- Withholding visitation: If your ex-spouse refuses to allow you to spend time with the children during your allotted custody period, that violates the visitation agreement. Additionally, slotting other activities into your parenting time without your consent violates the plan.
- Failure to consult on important decisions: If the court awarded you joint legal custody, you and your ex-spouse must consult when making important decisions for the children. These include education and healthcare. If the custodial parent makes crucial decisions without your consent, you could seek legal action for violation of your rights.
- Failure to pay the children’s expenses: A parent who fails to meet their part of the bargain in meeting the children’s living, education, and medical expense violates the parenting agreement. If your children’s needs are neglected, yet you pay child support, you could have a strong case against the other parent.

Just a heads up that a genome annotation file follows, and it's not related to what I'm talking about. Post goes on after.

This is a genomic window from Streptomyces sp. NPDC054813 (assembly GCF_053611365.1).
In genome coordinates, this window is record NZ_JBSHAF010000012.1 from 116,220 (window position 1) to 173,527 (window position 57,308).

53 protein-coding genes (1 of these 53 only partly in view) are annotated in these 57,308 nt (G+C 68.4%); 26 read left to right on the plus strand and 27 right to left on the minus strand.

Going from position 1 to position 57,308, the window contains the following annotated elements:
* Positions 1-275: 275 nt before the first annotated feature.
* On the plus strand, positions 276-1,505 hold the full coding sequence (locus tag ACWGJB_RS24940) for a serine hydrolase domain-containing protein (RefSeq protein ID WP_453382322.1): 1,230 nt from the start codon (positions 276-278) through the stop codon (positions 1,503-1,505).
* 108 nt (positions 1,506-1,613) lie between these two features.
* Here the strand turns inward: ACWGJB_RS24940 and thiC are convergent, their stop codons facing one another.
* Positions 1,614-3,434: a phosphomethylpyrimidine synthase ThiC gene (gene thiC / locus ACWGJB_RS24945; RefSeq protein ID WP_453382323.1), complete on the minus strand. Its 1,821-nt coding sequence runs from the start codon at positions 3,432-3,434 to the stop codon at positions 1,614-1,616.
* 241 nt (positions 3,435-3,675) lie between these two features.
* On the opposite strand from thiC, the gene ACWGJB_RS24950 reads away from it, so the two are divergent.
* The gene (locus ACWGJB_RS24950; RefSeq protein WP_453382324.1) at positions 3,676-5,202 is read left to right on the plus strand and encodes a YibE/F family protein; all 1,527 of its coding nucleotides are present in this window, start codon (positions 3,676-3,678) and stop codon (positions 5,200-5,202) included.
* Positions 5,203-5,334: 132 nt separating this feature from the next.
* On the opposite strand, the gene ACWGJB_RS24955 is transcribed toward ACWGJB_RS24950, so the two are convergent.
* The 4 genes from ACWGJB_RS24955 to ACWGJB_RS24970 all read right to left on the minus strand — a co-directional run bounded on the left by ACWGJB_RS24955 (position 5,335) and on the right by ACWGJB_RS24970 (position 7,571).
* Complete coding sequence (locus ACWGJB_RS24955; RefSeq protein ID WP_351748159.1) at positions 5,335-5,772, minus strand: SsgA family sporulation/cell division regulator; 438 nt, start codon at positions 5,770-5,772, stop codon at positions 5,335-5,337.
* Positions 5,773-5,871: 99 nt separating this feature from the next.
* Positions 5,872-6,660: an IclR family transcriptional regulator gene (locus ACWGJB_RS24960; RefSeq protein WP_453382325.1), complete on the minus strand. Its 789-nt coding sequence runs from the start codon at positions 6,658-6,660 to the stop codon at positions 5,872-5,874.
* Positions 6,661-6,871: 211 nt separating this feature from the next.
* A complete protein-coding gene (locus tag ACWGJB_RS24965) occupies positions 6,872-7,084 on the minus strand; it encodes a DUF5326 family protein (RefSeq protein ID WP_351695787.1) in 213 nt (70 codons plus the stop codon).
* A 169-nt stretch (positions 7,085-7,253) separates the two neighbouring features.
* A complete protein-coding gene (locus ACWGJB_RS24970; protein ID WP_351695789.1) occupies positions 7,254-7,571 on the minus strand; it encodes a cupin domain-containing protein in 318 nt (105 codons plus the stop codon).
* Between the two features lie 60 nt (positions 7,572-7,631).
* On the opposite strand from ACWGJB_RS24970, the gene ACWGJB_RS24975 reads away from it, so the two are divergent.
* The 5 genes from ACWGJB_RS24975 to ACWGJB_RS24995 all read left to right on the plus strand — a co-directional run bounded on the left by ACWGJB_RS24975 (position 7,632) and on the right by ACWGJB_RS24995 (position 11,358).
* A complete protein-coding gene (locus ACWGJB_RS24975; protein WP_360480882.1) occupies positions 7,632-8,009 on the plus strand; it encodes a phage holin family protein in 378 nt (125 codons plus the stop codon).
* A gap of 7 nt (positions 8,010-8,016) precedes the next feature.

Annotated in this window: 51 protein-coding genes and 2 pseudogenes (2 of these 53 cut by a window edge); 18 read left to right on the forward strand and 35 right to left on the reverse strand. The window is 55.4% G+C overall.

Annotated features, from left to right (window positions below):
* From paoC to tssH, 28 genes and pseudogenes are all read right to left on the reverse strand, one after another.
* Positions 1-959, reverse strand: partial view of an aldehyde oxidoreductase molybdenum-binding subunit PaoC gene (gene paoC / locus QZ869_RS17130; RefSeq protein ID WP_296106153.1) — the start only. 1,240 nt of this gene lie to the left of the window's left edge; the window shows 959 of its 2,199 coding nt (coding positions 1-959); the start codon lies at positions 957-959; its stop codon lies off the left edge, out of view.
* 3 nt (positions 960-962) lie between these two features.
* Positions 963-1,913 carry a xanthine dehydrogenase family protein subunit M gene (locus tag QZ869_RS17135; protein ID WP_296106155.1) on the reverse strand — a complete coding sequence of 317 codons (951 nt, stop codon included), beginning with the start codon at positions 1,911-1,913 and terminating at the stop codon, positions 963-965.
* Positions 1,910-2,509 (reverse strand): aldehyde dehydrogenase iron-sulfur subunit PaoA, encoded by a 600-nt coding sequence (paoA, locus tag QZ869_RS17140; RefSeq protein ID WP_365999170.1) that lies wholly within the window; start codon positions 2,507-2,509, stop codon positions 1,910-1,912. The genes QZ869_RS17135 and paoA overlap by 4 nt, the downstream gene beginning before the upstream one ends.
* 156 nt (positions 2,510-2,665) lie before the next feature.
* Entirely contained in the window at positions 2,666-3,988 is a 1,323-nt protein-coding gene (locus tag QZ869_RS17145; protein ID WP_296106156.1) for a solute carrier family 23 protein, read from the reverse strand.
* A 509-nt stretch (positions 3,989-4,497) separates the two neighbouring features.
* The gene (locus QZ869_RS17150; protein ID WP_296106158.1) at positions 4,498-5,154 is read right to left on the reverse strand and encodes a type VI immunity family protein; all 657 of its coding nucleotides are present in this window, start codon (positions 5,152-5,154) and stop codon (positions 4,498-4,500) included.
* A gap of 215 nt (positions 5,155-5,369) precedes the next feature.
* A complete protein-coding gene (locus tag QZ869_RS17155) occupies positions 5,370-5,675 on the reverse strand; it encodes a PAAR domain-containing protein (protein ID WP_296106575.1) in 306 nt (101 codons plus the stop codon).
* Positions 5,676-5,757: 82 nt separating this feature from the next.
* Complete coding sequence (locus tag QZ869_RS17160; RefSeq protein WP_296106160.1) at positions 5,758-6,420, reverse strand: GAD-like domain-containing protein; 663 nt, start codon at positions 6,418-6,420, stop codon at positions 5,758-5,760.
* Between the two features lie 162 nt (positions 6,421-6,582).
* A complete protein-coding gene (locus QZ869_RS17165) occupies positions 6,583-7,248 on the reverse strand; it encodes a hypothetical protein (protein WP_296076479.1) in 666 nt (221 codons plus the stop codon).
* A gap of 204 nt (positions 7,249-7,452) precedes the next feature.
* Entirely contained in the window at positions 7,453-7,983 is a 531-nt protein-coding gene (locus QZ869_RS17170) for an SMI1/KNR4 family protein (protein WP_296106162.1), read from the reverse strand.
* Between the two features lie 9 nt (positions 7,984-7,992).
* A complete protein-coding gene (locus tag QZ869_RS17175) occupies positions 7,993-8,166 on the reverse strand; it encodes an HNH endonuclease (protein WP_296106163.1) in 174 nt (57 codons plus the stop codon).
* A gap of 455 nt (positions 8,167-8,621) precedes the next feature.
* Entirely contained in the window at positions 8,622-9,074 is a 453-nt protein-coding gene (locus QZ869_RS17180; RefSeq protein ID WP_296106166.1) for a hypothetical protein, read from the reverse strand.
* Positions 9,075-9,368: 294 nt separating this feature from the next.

Other parenting plan violations include not allowing the child to communicate with the other parent, denying the child their right to go to school, and not adequately protecting the child from harmful conditions.
It is best to consult a skilled fathers’ child custody attorney in Montgomery County if your parental rights have been violated. They can assess your case and give legal counsel on the best way to handle the matter. Protecting your rights and ensuring you continue playing a role in your children’s lives is crucial.
How Can I Deal with Child Custody Violations?